Some links from this site lead to third parties who pay us a commission if you buy something. This allows us to keep providing the information on this site free of charge!
Art Deco Dogs! What a fabulous combination!
The fascination with speed and all things streamlined in the Art Deco era even influenced the popularity of certain breeds of dogs. The sleek lines of the Greyhound made it the ideal fashion accessory. It appeared in photos and fashion illustrations of the day complementing the pure, long lines of the female silhouette of the era.
The tall and elegant Borzoi with its graceful curved tail was popularized by Queen Alexandra, who was presented with her dog Alex by Tsar Nicholas of Russia. The dignity of the Borzoi and its origin in the Russia of the Ballet Russes with all its exotic associations also made this dog popular for the fashion conscious of the day.
It was inevitable that the Saluki, whose mummified remains were found in the tombs of the Pharoahs, and is one of the oldest pure bred dogs in the world should become popular in the Art Deco era.
The classic Erté image of a woman and a dog "Symphony in White" could well be a Saluki, or perhaps a Greyhound.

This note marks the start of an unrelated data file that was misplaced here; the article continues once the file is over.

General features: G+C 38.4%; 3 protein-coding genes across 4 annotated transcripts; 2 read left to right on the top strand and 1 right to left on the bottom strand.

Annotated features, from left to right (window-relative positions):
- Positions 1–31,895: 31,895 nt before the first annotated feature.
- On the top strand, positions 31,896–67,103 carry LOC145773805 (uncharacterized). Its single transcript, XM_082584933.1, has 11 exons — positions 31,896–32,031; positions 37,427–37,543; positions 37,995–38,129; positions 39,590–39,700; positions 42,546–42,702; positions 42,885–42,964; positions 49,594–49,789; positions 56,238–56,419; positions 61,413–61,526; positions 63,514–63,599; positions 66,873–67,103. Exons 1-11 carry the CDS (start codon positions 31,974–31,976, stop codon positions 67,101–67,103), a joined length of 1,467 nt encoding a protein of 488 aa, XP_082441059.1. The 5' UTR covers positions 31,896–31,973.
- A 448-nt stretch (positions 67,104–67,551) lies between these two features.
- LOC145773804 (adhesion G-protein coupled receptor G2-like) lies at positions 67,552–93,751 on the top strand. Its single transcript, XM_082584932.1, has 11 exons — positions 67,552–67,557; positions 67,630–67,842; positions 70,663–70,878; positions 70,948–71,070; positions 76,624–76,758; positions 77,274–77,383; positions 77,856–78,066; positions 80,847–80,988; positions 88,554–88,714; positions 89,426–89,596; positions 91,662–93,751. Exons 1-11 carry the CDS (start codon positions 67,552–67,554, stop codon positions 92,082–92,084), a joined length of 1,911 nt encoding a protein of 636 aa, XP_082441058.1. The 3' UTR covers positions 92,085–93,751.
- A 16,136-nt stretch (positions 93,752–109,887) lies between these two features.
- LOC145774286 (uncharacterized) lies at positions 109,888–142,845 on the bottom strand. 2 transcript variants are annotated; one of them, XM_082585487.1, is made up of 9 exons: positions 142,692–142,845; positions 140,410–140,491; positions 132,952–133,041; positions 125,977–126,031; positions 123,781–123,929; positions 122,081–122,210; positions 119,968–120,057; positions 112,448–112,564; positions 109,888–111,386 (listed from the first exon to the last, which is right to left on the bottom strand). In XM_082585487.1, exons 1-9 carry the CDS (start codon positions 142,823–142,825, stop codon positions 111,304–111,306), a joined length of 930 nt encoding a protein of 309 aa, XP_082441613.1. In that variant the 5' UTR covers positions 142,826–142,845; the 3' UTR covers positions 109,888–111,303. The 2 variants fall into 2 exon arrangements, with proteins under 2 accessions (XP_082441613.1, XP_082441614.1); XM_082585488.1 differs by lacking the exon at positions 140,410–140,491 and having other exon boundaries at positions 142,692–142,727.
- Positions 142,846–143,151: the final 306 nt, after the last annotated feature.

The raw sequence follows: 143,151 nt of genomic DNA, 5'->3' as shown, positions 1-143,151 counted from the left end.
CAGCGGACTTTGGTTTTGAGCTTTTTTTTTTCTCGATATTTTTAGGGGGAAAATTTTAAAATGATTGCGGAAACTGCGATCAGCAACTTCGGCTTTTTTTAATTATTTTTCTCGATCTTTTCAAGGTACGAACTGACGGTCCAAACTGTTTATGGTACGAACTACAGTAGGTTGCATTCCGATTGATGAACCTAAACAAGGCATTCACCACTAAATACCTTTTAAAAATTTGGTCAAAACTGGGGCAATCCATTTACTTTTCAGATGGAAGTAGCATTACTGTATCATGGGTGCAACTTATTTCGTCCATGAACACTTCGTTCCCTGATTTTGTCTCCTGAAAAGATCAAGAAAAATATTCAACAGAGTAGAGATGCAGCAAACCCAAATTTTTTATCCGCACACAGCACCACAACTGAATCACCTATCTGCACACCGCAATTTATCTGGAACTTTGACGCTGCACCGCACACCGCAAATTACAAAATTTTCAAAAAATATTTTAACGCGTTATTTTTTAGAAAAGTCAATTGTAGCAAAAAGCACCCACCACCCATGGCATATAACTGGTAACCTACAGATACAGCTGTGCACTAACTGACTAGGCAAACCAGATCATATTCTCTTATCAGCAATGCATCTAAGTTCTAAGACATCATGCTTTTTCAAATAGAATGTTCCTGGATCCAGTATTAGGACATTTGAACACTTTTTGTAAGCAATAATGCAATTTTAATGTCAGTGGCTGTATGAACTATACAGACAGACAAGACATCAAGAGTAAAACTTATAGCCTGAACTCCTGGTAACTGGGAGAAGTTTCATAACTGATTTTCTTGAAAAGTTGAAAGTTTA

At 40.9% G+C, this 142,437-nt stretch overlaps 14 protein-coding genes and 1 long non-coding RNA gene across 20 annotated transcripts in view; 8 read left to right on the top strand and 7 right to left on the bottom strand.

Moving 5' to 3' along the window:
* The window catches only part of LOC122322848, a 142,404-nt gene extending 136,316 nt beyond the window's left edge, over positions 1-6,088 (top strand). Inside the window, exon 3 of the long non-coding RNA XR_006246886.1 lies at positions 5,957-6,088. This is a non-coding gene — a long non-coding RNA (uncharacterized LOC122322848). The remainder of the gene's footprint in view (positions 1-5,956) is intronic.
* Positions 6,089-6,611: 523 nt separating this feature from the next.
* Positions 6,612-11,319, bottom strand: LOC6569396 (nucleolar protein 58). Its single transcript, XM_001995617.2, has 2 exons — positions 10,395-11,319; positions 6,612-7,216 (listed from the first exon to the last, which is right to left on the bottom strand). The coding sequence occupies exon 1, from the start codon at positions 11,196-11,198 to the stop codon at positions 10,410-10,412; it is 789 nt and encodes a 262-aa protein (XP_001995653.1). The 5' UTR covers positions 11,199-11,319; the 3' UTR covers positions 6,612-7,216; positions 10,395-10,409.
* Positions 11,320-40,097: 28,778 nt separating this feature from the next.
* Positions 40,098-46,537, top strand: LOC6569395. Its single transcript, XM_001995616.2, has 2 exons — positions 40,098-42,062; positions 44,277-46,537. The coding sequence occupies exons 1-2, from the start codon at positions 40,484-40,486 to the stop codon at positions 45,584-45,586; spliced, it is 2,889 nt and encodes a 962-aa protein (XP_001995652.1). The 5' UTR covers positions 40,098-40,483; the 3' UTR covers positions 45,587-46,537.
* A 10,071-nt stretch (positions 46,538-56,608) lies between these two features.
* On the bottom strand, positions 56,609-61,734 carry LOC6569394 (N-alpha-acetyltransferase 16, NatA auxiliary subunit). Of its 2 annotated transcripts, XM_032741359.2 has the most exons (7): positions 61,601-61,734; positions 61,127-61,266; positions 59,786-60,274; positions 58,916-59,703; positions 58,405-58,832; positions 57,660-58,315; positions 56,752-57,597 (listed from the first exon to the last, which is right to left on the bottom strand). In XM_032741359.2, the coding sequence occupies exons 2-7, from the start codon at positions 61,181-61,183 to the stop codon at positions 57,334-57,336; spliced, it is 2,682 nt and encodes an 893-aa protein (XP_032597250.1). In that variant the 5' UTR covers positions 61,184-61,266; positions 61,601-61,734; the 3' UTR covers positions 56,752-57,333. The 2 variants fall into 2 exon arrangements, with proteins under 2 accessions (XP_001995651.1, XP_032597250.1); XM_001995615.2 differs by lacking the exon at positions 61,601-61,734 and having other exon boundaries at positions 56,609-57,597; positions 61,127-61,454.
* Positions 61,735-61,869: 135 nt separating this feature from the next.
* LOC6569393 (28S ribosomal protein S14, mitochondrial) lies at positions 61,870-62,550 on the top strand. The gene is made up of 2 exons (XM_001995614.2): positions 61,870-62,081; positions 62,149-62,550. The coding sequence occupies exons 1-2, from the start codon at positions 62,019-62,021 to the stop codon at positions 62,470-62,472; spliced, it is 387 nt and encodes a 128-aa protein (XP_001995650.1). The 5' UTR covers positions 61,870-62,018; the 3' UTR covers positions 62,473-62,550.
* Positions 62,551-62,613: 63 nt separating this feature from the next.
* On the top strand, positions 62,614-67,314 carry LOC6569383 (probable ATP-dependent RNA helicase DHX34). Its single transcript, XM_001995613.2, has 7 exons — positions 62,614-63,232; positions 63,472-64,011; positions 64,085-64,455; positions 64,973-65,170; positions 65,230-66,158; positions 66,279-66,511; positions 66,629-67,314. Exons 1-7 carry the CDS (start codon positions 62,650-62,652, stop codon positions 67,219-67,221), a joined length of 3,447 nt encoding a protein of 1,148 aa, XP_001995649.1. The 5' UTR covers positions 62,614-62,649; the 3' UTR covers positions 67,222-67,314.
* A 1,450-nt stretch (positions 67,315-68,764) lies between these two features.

"Surely no mother love can equal the all absorbing interest we feel in our pets"
Hon. Mrs J. Rodney, Vogue 1932.
This was the way ladies felt about their pampered pooches in this era, and they went everywhere. The ladies cloakroom at many a smart hotel would be filled with the doggie guests having their own lunch parties.
Of course, the love of dogs meant that images of their favourite hounds would have to appear on pins and brooches so they could be remembered at all times. There was a plethora of dog pins available in every conceivable material from the beginning of the century, with little Scottie dogs and charms in Celluloid being mass produced. The Greyhound, Borzoi and Saluki forms created the perfect silhouette for an elegant brooch.
Also popular were the Pekinese, the Dachshund, the Poodle with its outrageous haircut, all kinds of Terriers, and the French Bulldog.
The English Bulldog also came into its own in the Churchill era, with lots of pins and brooches being made of that less than elegant creature.
The Great Dane was the ultimate in power and elegance, with its height and sleek coat. The perfect 1930s accessory.
Many Art Deco artists used dogs in their work. Louis Icart was a very popular artist at the time and a famous painter of animals. His paintings included Scotties, Poodles, Greyhounds and Borzois among others.
What is it they say about owners looking like their dogs?....
Or is it the other way round?
There's a huge range of Art Deco dog collectables on Etsy. Click here if you only want Scotties! Choose from sculptures, jewellery, prints and more.
See more fabulous Art Deco Jewelry
If you love architecture and dogs you will love this blog....Decolish Home > Art Deco Jewelry > Art Deco Dogs
Join our Facebook Page so you never miss a thing!
Like this Page